The stereotactic apparatus uses a set of three coordinates (x, y and z) in an orthogonal frame of reference (cartesian coordinates), or, alternatively, a cylindrical coordinates system, also with three coordinates: angle, depth and antero-posterior (or axial) location. The mechanical device has head-holding clamps and bars which puts the head in a fixed position in reference to the coordinate system (the so-called zero or origin). In small laboratory animals, these are usually bone landmarks which are known to bear a constant spatial relation to soft tissue. For example, brain atlases often use the external auditory meatus, the inferior orbital ridges, the median point of the maxilla between the incisive teeth. or the bregma (confluence of sutures of frontal and parietal bones), as such landmarks. In humans, the reference points, as described above, are intracerebral structures which are clearly discernible in a radiograph or tomograph. In newborn human babies, the "soft spot" where the coronal and sagittal sutures meet (known as the fontanelle) becomes the bregma when this gap closes.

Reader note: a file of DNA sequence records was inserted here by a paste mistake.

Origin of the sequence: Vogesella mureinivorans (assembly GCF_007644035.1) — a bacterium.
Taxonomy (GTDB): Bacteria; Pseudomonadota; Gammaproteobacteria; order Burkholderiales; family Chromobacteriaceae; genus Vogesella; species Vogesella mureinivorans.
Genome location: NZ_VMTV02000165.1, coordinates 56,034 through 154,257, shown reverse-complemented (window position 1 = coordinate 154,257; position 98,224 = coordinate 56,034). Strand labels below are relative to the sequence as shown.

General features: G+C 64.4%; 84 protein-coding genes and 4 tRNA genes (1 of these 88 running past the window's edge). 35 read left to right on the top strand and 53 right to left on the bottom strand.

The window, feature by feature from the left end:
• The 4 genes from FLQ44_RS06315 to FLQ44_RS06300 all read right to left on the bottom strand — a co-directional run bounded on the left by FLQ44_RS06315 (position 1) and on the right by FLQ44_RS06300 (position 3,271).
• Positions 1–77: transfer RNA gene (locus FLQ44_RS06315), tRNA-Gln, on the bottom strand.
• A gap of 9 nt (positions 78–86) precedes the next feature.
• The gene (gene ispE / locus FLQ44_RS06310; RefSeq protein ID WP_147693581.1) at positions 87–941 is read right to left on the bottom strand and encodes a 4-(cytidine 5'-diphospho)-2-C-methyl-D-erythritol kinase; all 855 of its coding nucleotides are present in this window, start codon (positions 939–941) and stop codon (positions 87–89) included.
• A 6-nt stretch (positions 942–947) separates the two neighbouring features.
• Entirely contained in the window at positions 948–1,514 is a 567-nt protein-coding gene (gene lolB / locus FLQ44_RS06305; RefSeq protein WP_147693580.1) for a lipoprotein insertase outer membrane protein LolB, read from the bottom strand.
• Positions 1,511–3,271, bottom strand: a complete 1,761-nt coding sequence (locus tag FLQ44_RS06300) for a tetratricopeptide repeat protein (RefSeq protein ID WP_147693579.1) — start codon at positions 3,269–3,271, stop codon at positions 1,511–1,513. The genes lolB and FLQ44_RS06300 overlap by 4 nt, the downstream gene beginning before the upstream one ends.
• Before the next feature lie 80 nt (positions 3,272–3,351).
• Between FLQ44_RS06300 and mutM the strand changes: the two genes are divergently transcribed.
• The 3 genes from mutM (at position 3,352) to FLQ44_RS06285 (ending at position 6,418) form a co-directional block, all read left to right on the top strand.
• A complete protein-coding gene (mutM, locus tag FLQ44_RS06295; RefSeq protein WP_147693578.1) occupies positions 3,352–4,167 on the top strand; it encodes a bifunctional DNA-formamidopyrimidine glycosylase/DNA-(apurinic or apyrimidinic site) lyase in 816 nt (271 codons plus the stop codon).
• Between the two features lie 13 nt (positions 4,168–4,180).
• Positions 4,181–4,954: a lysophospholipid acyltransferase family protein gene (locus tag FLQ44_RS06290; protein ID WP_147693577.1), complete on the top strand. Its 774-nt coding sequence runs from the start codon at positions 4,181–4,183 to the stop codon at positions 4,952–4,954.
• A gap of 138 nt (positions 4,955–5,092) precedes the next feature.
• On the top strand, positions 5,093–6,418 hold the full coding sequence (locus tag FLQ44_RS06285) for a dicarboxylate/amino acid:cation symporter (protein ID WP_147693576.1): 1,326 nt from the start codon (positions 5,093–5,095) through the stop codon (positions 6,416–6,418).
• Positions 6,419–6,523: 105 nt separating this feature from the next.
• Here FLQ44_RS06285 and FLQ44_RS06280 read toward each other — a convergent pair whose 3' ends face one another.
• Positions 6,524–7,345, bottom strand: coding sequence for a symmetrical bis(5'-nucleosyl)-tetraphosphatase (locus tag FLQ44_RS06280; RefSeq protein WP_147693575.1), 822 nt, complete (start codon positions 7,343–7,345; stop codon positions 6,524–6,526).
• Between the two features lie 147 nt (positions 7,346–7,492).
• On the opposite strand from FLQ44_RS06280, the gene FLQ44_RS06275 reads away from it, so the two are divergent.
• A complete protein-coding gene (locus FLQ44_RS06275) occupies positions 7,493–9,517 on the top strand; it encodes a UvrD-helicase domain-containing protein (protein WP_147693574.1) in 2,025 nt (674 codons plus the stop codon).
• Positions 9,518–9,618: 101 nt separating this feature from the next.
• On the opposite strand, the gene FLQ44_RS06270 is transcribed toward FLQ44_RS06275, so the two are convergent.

Guide bars in the x, y and z directions (or alternatively, in the polar coordinate holder), fitted with high precision vernier scales allow the neurosurgeon to position the point of a probe (an electrode, a cannula, etc.) inside the brain, at the calculated coordinates for the desired structure, through a small trephined hole in the skull.
Currently, a number of manufacturers produce stereotactic devices fitted for neurosurgery in humans, for both brain and spine procedures, as well as for animal experimentation.
Types frame systems
- Simple Orthogonal System: The probe is directed perpendicular to a square base unit fixed to the skull. These provide three degrees of freedom by means of a carriage that moved orthogonally along the base plate or along a bar attached parallel to the base plate of the instrument. Attached to the carriage was a second track that extended across the head frame perpendicularly.